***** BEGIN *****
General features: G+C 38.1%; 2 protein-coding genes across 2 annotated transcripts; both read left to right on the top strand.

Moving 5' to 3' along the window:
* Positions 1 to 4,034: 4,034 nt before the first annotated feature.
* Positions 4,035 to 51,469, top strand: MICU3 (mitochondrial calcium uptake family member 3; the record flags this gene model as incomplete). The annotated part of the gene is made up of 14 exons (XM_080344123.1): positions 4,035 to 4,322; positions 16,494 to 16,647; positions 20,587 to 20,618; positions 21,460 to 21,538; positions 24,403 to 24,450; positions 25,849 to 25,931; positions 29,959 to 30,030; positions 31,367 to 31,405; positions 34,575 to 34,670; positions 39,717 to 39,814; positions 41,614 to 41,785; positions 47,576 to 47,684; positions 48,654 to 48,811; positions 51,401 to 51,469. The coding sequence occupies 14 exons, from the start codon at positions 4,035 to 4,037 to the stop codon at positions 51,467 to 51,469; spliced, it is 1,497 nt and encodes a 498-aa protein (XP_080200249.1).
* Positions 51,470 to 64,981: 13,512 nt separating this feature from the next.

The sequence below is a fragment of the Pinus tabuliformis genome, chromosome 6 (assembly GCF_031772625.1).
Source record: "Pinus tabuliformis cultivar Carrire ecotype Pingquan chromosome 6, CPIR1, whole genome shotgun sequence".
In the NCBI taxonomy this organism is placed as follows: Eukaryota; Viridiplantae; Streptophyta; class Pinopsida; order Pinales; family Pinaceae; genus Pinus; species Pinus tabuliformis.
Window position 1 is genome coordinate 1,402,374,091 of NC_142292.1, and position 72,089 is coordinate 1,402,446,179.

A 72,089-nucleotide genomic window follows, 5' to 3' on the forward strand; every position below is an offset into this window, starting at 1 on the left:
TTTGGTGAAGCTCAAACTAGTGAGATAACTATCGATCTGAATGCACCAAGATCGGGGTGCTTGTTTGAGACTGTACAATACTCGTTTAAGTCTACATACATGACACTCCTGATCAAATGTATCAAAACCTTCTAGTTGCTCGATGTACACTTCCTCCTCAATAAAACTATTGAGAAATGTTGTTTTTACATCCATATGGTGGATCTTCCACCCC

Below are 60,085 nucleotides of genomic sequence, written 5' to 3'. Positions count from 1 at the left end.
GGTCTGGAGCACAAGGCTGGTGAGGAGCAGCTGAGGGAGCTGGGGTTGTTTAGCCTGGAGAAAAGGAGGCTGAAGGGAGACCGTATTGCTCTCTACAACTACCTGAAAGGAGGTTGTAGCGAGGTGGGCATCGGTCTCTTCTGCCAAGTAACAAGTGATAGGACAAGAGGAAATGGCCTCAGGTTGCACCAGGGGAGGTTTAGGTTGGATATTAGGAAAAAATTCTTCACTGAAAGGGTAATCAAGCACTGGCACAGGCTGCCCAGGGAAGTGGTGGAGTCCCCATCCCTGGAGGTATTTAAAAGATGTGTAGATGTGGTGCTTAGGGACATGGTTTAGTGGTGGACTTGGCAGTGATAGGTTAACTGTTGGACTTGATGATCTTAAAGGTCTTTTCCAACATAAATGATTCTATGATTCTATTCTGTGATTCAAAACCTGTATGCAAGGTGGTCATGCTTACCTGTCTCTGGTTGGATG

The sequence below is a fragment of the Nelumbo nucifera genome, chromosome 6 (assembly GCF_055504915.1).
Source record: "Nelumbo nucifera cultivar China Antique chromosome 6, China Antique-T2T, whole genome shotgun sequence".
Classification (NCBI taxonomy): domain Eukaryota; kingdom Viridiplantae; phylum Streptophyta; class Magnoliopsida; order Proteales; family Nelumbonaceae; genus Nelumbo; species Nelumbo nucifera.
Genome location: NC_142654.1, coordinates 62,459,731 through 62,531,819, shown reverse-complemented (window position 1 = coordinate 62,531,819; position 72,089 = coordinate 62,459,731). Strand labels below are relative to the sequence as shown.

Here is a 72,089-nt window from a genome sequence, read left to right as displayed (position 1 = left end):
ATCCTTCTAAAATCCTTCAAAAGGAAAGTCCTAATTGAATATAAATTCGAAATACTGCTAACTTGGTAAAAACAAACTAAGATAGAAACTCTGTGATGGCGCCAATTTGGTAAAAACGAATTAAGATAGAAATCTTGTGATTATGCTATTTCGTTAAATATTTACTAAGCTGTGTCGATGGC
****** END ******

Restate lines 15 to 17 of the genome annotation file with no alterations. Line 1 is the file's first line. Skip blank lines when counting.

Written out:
Source record: "Nelumbo nucifera cultivar China Antique chromosome 6, China Antique-T2T, whole genome shotgun sequence".
Classification (NCBI taxonomy): domain Eukaryota; kingdom Viridiplantae; phylum Streptophyta; class Magnoliopsida; order Proteales; family Nelumbonaceae; genus Nelumbo; species Nelumbo nucifera.
Genome location: NC_142654.1, coordinates 62,459,731 through 62,531,819, shown reverse-complemented (window position 1 = coordinate 62,531,819; position 72,089 = coordinate 62,459,731). Strand labels below are relative to the sequence as shown.